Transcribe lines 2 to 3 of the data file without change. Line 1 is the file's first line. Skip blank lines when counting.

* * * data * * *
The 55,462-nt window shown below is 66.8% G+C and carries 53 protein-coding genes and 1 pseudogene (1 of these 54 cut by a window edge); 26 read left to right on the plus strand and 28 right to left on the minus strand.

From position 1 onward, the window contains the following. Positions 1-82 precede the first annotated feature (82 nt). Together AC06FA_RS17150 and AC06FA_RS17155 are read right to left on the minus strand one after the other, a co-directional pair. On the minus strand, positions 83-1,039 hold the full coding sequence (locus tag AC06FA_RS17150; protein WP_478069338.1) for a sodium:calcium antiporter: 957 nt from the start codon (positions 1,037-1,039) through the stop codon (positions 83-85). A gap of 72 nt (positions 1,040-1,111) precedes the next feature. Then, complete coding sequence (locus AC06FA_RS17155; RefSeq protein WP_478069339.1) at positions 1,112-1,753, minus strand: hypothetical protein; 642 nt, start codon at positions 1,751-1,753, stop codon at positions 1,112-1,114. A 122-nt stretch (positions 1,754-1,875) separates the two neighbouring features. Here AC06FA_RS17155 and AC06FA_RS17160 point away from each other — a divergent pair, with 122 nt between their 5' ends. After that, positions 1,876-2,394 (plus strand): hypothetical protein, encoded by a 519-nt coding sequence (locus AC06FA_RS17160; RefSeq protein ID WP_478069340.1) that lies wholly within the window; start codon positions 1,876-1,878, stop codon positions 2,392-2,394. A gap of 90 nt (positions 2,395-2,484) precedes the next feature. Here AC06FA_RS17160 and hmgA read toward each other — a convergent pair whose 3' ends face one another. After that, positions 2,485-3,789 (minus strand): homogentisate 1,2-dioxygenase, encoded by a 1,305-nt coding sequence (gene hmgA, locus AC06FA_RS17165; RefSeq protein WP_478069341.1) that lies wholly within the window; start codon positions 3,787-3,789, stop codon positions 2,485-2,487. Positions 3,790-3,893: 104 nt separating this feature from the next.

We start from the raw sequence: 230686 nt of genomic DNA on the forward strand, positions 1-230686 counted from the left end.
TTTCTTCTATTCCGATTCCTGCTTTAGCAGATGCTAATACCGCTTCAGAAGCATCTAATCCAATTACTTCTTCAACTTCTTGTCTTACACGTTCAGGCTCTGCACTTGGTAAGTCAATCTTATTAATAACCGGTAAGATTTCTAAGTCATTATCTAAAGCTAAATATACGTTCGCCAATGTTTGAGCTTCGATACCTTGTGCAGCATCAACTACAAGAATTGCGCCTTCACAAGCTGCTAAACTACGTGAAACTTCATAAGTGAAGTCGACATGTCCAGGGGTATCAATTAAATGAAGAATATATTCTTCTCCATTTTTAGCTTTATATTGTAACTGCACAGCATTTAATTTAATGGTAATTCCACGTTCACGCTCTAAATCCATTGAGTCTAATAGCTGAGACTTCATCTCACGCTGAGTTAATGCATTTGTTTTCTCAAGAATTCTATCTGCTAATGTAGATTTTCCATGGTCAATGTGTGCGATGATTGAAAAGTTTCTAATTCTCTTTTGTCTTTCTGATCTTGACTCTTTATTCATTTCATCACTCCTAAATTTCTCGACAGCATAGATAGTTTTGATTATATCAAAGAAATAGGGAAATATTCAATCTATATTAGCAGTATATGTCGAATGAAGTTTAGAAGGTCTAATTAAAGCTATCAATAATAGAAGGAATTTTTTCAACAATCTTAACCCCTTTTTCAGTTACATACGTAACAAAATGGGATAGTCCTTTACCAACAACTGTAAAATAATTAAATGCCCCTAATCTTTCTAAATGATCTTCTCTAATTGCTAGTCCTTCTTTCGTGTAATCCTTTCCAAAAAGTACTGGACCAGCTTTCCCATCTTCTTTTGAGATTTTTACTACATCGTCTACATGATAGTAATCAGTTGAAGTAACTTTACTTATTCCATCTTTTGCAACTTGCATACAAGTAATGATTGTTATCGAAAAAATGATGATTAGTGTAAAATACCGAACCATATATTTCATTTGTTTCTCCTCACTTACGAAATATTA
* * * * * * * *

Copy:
From position 1 onward, the window contains the following. Positions 1-82 precede the first annotated feature (82 nt). Together AC06FA_RS17150 and AC06FA_RS17155 are read right to left on the minus strand one after the other, a co-directional pair. On the minus strand, positions 83-1,039 hold the full coding sequence (locus tag AC06FA_RS17150; protein WP_478069338.1) for a sodium:calcium antiporter: 957 nt from the start codon (positions 1,037-1,039) through the stop codon (positions 83-85). A gap of 72 nt (positions 1,040-1,111) precedes the next feature. Then, complete coding sequence (locus AC06FA_RS17155; RefSeq protein WP_478069339.1) at positions 1,112-1,753, minus strand: hypothetical protein; 642 nt, start codon at positions 1,751-1,753, stop codon at positions 1,112-1,114. A 122-nt stretch (positions 1,754-1,875) separates the two neighbouring features. Here AC06FA_RS17155 and AC06FA_RS17160 point away from each other — a divergent pair, with 122 nt between their 5' ends. After that, positions 1,876-2,394 (plus strand): hypothetical protein, encoded by a 519-nt coding sequence (locus AC06FA_RS17160; RefSeq protein ID WP_478069340.1) that lies wholly within the window; start codon positions 1,876-1,878, stop codon positions 2,392-2,394. A gap of 90 nt (positions 2,395-2,484) precedes the next feature. Here AC06FA_RS17160 and hmgA read toward each other — a convergent pair whose 3' ends face one another. After that, positions 2,485-3,789 (minus strand): homogentisate 1,2-dioxygenase, encoded by a 1,305-nt coding sequence (gene hmgA, locus AC06FA_RS17165; RefSeq protein WP_478069341.1) that lies wholly within the window; start codon positions 3,787-3,789, stop codon positions 2,485-2,487. Positions 3,790-3,893: 104 nt separating this feature from the next.

We start from the raw sequence: 230686 nt of genomic DNA on the forward strand, positions 1-230686 counted from the left end.